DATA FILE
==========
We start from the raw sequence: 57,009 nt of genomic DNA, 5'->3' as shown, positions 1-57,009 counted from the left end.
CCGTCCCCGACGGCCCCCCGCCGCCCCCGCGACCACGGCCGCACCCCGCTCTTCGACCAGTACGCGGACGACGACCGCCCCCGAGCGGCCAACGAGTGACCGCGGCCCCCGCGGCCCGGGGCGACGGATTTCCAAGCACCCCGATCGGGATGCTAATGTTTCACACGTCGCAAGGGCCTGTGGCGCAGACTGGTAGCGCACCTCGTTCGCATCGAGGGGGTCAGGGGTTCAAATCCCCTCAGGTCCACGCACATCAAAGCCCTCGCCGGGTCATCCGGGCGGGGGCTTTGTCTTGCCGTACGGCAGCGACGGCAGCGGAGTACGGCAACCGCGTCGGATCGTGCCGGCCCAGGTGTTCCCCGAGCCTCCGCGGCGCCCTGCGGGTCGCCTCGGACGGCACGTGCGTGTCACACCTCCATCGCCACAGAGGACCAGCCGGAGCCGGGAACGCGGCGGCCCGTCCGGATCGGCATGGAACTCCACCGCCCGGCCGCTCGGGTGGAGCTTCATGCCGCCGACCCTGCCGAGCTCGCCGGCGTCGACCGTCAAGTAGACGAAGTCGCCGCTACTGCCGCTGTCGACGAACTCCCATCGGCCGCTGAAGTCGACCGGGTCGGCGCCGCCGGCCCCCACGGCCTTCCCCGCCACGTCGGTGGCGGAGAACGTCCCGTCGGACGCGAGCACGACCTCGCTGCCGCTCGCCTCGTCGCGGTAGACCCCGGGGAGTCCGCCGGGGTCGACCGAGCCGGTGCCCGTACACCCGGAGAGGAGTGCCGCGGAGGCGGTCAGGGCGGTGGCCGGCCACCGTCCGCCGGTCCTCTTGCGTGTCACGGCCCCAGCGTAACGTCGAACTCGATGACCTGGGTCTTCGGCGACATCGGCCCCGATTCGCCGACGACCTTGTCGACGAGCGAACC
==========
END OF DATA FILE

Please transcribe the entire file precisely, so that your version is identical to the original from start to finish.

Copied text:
We start from the raw sequence: 57,009 nt of genomic DNA, 5'->3' as shown, positions 1-57,009 counted from the left end.
CCGTCCCCGACGGCCCCCCGCCGCCCCCGCGACCACGGCCGCACCCCGCTCTTCGACCAGTACGCGGACGACGACCGCCCCCGAGCGGCCAACGAGTGACCGCGGCCCCCGCGGCCCGGGGCGACGGATTTCCAAGCACCCCGATCGGGATGCTAATGTTTCACACGTCGCAAGGGCCTGTGGCGCAGACTGGTAGCGCACCTCGTTCGCATCGAGGGGGTCAGGGGTTCAAATCCCCTCAGGTCCACGCACATCAAAGCCCTCGCCGGGTCATCCGGGCGGGGGCTTTGTCTTGCCGTACGGCAGCGACGGCAGCGGAGTACGGCAACCGCGTCGGATCGTGCCGGCCCAGGTGTTCCCCGAGCCTCCGCGGCGCCCTGCGGGTCGCCTCGGACGGCACGTGCGTGTCACACCTCCATCGCCACAGAGGACCAGCCGGAGCCGGGAACGCGGCGGCCCGTCCGGATCGGCATGGAACTCCACCGCCCGGCCGCTCGGGTGGAGCTTCATGCCGCCGACCCTGCCGAGCTCGCCGGCGTCGACCGTCAAGTAGACGAAGTCGCCGCTACTGCCGCTGTCGACGAACTCCCATCGGCCGCTGAAGTCGACCGGGTCGGCGCCGCCGGCCCCCACGGCCTTCCCCGCCACGTCGGTGGCGGAGAACGTCCCGTCGGACGCGAGCACGACCTCGCTGCCGCTCGCCTCGTCGCGGTAGACCCCGGGGAGTCCGCCGGGGTCGACCGAGCCGGTGCCCGTACACCCGGAGAGGAGTGCCGCGGAGGCGGTCAGGGCGGTGGCCGGCCACCGTCCGCCGGTCCTCTTGCGTGTCACGGCCCCAGCGTAACGTCGAACTCGATGACCTGGGTCTTCGGCGACATCGGCCCCGATTCGCCGACGACCTTGTCGACGAGCGAACC